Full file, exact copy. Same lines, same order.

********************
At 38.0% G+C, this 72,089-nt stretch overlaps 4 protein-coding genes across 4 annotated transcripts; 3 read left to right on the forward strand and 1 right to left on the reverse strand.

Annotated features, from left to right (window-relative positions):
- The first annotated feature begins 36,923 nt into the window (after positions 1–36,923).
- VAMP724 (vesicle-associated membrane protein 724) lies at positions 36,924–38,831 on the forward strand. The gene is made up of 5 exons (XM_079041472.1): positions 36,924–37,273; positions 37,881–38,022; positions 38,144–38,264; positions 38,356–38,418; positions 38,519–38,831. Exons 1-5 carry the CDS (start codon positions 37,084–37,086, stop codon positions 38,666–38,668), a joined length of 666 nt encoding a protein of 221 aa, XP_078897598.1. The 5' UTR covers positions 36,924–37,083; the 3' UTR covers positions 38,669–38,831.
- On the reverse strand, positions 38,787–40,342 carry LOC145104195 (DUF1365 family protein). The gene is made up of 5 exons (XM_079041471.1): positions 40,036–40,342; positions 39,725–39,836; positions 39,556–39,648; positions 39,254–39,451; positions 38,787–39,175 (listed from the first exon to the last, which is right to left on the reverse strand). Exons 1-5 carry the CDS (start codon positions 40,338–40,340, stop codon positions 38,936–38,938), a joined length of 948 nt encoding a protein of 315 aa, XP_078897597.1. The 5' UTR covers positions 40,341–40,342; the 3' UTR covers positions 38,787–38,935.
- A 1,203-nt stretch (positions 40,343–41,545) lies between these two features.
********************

At 38.0% G+C, this 72,089-nt stretch overlaps 4 protein-coding genes across 4 annotated transcripts; 3 read left to right on the forward strand and 1 right to left on the reverse strand.

Annotated features, from left to right (window-relative positions):
- The first annotated feature begins 36,923 nt into the window (after positions 1–36,923).
- VAMP724 (vesicle-associated membrane protein 724) lies at positions 36,924–38,831 on the forward strand. The gene is made up of 5 exons (XM_079041472.1): positions 36,924–37,273; positions 37,881–38,022; positions 38,144–38,264; positions 38,356–38,418; positions 38,519–38,831. Exons 1-5 carry the CDS (start codon positions 37,084–37,086, stop codon positions 38,666–38,668), a joined length of 666 nt encoding a protein of 221 aa, XP_078897598.1. The 5' UTR covers positions 36,924–37,083; the 3' UTR covers positions 38,669–38,831.
- On the reverse strand, positions 38,787–40,342 carry LOC145104195 (DUF1365 family protein). The gene is made up of 5 exons (XM_079041471.1): positions 40,036–40,342; positions 39,725–39,836; positions 39,556–39,648; positions 39,254–39,451; positions 38,787–39,175 (listed from the first exon to the last, which is right to left on the reverse strand). Exons 1-5 carry the CDS (start codon positions 40,338–40,340, stop codon positions 38,936–38,938), a joined length of 948 nt encoding a protein of 315 aa, XP_078897597.1. The 5' UTR covers positions 40,341–40,342; the 3' UTR covers positions 38,787–38,935.
- A 1,203-nt stretch (positions 40,343–41,545) lies between these two features.